We’re all to blame for the horrific tragedy of Larry’s death

By Steve Cichon
steve@buffalostories.com
@stevebuffalo

If you knew Larry at all, then just like me, this is probably how you knew him– the guy with the long dreadlocks sitting just inside the door at the Tim Horton’s on Main Street in Williamsville.

I took this photo last January, after asking him if he needed anything on a cold night. In his quiet and gentle way, he politely declined. His face told parts of the story that he wouldn’t say with his voice.

Poor Larry died overnight in the bus shelter at Main & Union, and my heart breaks.

I don’t know why he chose to live on the streets, but I know we have to do better helping people like him— people like me.

Mental illness is terrifying and taboo, for both people who suffer and people who can’t understand the suffering. I don’t know what the answers are, but I know he died in large part because his brain was sick, and we have no good way to help.

We can’t write off his death as “the life he chose for himself” any more than we can write off the death of someone who dies when a sick heart gives them a heart attack or when sick cells mutate and cause cancer.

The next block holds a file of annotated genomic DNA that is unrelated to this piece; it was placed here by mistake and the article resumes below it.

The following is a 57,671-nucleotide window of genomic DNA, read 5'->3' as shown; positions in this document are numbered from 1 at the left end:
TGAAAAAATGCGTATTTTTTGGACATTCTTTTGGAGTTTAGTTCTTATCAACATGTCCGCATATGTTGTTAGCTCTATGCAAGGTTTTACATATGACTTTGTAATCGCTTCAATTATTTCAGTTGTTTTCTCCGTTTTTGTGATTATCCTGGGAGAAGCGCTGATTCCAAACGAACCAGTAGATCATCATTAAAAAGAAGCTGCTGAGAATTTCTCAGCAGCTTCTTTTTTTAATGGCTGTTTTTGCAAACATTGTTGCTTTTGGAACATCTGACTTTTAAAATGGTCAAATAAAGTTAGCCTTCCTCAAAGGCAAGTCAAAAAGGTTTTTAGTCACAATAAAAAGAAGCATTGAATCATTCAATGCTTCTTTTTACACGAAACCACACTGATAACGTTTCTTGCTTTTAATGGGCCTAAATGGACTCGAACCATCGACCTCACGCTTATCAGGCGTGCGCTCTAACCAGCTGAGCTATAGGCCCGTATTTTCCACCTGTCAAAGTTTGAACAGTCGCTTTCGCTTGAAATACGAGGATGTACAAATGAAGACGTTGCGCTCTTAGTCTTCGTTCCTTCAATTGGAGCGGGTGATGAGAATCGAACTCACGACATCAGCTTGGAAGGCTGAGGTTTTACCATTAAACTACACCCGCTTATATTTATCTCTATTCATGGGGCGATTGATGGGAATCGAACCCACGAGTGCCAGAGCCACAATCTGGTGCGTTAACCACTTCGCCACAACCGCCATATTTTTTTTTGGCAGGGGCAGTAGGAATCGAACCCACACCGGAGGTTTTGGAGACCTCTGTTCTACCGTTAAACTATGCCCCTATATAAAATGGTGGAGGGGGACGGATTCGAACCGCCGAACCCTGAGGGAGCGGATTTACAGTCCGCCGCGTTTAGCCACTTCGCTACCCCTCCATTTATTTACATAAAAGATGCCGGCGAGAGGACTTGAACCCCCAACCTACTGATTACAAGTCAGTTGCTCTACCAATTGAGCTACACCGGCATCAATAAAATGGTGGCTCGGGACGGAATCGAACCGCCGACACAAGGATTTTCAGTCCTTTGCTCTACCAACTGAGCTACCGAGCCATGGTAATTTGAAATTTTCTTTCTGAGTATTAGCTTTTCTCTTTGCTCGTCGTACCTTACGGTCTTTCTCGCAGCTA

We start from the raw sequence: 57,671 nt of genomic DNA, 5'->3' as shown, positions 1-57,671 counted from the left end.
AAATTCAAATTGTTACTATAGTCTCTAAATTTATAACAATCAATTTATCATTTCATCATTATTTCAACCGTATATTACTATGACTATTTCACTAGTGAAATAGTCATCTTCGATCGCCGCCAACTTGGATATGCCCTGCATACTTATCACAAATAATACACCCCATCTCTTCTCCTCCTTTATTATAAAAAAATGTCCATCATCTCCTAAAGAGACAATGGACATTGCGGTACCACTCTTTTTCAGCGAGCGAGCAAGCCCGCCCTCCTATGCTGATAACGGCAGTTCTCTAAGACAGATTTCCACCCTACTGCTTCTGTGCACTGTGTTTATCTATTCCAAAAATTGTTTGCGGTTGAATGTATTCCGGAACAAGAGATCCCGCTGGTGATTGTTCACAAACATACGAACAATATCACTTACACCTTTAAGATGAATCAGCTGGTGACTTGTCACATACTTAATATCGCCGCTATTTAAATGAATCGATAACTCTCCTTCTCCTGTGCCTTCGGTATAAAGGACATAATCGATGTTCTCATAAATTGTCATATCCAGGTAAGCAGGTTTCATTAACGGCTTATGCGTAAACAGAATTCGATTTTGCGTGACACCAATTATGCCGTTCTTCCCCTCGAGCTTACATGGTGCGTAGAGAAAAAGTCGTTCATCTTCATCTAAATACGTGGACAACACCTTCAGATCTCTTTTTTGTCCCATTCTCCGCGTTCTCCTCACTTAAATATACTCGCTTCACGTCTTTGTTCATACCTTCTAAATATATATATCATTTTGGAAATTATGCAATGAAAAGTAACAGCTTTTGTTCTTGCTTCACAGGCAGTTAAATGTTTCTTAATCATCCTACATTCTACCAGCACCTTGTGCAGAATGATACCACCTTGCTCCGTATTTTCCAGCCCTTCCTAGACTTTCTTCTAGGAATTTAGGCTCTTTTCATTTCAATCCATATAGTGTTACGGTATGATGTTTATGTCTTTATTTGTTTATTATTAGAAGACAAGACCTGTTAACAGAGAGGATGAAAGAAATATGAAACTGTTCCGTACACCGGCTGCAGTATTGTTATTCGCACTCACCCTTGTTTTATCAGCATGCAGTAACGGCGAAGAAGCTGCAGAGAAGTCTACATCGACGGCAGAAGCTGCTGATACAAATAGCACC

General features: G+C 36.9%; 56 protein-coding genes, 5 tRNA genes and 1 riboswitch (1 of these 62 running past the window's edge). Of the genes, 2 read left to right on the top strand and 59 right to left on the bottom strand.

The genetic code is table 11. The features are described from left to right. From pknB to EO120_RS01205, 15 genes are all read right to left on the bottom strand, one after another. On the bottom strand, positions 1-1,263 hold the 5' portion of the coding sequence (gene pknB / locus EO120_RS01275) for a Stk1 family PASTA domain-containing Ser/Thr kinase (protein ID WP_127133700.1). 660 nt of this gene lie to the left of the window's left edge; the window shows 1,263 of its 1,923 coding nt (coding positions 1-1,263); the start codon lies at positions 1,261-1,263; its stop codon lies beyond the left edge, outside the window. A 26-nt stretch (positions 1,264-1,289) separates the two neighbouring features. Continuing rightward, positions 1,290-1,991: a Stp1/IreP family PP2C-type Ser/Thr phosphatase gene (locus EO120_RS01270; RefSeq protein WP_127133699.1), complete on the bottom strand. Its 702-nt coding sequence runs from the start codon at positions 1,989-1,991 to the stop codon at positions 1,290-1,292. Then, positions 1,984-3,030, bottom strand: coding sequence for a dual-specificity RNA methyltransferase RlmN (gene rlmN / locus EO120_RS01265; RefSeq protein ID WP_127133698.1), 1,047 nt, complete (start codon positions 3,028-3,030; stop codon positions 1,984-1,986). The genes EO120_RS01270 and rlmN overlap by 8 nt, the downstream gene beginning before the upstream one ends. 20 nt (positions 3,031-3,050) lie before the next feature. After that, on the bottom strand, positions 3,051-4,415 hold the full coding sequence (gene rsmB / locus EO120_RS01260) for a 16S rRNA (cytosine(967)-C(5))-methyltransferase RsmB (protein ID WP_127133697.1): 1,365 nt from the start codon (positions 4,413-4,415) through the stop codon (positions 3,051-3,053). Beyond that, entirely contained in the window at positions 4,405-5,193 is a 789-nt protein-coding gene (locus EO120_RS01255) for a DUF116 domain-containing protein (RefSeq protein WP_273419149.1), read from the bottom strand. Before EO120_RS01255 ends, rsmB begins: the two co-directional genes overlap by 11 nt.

I tried to buy Larry a cup of coffee a few times over the years. That’s not even close to enough. Others have done a lot more for Larry and others like him, but how the hell can we sleep at night having people freezing to death in one of the wealthiest goddamn zip codes in the country?

A warm bed would have treated a symptom, but still, the sickness would remain. Larry’s sickness took him to a bus shelter to die in a blizzard. That’s the extreme version. There are less dramatic (but just as real) versions of the same story playing out all around all of us everyday. It’s needless suffering that we as a society have to decide all together must end.

Rest in peace, Larry. On behalf of humanity, I’m sorry we failed you.

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Steve Cichon

Steve Cichon is a proud Buffalonian helping the world experience the city he loves. writing about the people, places, and ideas that make Buffalo unique and special. The storyteller and historian has written six books, worn bow ties since the 80s, and is the News Director at WECK Radio. A 25 year Buffalo media veteran, Steve's contributed more than 1400 Buffalo History stories to The Buffalo News, worked at WIVB-TV, Empire Sports Network, and spent ten years as a newsman and News Director at WBEN Radio. He's also put his communication skills to work as an adjunct professor, a producer of PBS documentaries, and even run for Erie County Clerk. Steve's Buffalo roots run deep: all eight of his great-grandparents called Buffalo home, with his first ancestors arriving here in 1827.